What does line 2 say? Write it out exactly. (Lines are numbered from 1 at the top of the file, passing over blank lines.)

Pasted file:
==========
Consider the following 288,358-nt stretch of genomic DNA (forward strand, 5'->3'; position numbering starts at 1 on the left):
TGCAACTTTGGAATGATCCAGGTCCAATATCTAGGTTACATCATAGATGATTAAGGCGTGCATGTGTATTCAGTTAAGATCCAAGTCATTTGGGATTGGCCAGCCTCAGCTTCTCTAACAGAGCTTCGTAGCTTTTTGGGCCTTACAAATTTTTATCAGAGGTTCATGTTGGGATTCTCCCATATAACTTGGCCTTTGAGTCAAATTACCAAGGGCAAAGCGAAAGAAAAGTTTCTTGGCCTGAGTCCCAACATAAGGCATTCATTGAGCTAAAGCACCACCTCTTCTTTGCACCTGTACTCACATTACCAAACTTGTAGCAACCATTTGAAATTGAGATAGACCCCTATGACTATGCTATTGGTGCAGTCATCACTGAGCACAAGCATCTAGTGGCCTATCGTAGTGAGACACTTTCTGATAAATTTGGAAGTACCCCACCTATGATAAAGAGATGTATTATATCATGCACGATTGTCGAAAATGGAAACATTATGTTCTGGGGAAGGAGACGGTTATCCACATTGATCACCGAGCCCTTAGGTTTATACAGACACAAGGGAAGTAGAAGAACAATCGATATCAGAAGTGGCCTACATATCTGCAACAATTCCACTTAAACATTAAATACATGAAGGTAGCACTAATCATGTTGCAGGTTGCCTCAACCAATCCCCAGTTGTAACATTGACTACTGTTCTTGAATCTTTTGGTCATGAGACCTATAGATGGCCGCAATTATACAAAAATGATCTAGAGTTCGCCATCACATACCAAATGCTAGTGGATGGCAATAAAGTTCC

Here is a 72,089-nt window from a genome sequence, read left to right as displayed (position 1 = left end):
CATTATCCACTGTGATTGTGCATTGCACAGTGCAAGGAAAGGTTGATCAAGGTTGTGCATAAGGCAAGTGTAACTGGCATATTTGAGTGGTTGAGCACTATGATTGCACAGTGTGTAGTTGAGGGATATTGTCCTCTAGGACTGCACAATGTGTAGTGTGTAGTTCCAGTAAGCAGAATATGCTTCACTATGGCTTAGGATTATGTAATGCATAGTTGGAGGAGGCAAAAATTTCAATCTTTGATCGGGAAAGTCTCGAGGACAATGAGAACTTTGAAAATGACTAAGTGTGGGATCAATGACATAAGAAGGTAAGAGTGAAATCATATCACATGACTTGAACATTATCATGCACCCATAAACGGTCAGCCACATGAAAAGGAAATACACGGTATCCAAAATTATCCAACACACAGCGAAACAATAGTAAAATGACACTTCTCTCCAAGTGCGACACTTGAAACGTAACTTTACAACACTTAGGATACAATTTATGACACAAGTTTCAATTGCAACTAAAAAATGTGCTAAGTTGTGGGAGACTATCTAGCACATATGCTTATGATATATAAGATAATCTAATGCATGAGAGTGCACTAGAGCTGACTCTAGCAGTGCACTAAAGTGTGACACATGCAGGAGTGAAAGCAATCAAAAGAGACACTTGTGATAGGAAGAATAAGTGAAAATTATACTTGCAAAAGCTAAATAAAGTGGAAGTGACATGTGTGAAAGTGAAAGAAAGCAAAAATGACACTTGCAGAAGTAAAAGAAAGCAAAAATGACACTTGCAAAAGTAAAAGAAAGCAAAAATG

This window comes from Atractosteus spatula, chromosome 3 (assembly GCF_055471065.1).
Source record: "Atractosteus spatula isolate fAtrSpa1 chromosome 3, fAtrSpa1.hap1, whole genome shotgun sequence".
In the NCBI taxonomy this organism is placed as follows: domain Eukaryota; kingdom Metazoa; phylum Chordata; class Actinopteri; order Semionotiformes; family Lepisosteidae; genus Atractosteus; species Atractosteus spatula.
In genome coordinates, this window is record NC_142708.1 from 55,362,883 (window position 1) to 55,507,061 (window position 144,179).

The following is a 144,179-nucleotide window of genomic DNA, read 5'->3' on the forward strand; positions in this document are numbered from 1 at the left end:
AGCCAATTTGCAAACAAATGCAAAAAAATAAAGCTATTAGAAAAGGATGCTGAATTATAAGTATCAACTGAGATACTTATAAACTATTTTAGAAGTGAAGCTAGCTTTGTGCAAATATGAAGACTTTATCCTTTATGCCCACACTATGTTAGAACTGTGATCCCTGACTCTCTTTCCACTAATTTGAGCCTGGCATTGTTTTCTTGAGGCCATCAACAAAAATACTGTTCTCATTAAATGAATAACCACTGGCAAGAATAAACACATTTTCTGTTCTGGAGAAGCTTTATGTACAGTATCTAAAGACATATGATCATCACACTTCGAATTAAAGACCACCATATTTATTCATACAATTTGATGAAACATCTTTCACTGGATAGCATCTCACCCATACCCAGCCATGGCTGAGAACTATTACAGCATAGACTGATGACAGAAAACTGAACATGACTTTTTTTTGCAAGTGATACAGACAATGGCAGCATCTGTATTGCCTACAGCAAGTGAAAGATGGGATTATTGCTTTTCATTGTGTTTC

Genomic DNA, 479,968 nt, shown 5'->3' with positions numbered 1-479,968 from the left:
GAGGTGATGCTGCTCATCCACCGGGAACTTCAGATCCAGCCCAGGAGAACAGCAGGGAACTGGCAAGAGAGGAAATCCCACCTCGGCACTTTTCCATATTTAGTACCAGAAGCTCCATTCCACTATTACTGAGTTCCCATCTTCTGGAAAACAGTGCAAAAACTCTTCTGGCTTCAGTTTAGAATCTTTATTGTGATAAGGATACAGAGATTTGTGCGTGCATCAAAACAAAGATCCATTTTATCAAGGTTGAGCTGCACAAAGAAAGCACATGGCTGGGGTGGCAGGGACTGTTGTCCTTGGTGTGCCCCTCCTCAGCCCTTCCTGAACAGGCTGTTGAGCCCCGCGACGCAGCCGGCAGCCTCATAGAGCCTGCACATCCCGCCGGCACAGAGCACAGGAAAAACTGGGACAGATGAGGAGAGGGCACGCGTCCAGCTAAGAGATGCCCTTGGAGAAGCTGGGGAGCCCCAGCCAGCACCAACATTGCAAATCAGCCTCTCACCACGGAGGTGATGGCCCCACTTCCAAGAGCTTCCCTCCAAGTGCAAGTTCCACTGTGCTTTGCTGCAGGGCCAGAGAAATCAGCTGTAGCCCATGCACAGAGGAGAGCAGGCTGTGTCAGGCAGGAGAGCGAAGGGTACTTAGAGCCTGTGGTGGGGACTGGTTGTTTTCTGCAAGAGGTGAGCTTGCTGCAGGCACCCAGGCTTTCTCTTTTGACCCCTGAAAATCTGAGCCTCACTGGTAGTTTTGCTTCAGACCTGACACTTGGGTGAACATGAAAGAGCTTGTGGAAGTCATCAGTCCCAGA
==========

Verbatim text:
TGCAACTTTGGAATGATCCAGGTCCAATATCTAGGTTACATCATAGATGATTAAGGCGTGCATGTGTATTCAGTTAAGATCCAAGTCATTTGGGATTGGCCAGCCTCAGCTTCTCTAACAGAGCTTCGTAGCTTTTTGGGCCTTACAAATTTTTATCAGAGGTTCATGTTGGGATTCTCCCATATAACTTGGCCTTTGAGTCAAATTACCAAGGGCAAAGCGAAAGAAAAGTTTCTTGGCCTGAGTCCCAACATAAGGCATTCATTGAGCTAAAGCACCACCTCTTCTTTGCACCTGTACTCACATTACCAAACTTGTAGCAACCATTTGAAATTGAGATAGACCCCTATGACTATGCTATTGGTGCAGTCATCACTGAGCACAAGCATCTAGTGGCCTATCGTAGTGAGACACTTTCTGATAAATTTGGAAGTACCCCACCTATGATAAAGAGATGTATTATATCATGCACGATTGTCGAAAATGGAAACATTATGTTCTGGGGAAGGAGACGGTTATCCACATTGATCACCGAGCCCTTAGGTTTATACAGACACAAGGGAAGTAGAAGAACAATCGATATCAGAAGTGGCCTACATATCTGCAACAATTCCACTTAAACATTAAATACATGAAGGTAGCACTAATCATGTTGCAGGTTGCCTCAACCAATCCCCAGTTGTAACATTGACTACTGTTCTTGAATCTTTTGGTCATGAGACCTATAGATGGCCGCAATTATACAAAAATGATCTAGAGTTCGCCATCACATACCAAATGCTAGTGGATGGCAATAAAGTTCC